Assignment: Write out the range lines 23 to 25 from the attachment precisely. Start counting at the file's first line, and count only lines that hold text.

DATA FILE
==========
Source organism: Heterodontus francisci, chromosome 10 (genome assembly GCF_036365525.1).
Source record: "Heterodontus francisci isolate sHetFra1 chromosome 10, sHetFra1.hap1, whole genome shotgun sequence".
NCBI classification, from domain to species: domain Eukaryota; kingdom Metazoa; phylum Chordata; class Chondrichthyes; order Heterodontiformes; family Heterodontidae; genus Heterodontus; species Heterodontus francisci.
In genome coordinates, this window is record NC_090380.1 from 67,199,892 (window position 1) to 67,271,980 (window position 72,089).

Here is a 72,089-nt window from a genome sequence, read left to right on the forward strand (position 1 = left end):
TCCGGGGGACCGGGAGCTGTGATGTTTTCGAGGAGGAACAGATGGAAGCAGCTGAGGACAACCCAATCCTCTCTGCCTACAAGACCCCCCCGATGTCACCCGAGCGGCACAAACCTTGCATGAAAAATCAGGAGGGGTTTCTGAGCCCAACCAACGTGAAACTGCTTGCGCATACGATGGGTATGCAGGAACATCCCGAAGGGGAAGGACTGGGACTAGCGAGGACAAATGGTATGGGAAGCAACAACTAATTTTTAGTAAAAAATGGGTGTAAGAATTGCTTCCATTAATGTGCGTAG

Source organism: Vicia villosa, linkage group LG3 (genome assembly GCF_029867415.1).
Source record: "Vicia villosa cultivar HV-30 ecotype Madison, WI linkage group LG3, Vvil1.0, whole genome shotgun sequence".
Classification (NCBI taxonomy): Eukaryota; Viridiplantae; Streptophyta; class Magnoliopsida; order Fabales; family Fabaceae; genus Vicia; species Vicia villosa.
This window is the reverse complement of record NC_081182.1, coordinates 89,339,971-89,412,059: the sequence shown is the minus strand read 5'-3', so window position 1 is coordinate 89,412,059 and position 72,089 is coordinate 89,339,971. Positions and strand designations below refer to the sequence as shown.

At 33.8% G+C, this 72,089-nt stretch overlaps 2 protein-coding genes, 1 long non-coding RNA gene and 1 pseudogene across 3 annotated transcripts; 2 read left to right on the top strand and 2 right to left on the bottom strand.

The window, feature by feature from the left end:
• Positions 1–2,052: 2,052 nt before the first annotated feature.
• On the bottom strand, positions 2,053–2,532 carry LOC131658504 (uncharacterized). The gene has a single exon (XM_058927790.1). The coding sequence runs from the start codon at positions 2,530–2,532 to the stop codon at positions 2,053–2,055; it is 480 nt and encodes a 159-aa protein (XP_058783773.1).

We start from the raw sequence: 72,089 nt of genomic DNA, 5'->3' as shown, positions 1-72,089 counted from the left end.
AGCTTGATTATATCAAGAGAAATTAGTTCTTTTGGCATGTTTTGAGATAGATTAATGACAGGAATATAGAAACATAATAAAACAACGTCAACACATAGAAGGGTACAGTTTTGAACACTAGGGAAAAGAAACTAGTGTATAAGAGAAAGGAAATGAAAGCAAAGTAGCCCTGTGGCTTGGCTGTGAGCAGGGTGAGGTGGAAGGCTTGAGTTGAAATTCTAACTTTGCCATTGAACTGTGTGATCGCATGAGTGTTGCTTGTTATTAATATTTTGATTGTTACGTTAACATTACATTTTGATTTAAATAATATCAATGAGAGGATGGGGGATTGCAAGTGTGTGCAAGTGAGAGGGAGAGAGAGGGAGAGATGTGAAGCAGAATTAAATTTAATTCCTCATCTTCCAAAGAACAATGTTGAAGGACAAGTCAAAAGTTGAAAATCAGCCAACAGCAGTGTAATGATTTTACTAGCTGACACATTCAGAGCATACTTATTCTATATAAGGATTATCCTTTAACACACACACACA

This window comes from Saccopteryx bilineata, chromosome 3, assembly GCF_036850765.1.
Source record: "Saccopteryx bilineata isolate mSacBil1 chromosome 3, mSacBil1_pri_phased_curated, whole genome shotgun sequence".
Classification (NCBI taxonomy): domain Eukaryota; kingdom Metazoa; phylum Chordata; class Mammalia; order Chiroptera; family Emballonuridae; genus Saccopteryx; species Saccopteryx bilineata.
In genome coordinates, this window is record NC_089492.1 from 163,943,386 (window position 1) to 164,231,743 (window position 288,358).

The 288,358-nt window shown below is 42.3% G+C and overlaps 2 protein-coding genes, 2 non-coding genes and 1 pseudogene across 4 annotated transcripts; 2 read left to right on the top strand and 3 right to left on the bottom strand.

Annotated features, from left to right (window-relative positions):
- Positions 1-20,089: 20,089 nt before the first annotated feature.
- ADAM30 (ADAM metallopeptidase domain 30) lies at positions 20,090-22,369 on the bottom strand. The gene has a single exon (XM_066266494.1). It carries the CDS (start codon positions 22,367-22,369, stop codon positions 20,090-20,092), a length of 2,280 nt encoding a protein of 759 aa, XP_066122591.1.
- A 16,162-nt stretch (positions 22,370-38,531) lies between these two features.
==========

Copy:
- Positions 1-20,089: 20,089 nt before the first annotated feature.
- ADAM30 (ADAM metallopeptidase domain 30) lies at positions 20,090-22,369 on the bottom strand. The gene has a single exon (XM_066266494.1). It carries the CDS (start codon positions 22,367-22,369, stop codon positions 20,090-20,092), a length of 2,280 nt encoding a protein of 759 aa, XP_066122591.1.
- A 16,162-nt stretch (positions 22,370-38,531) lies between these two features.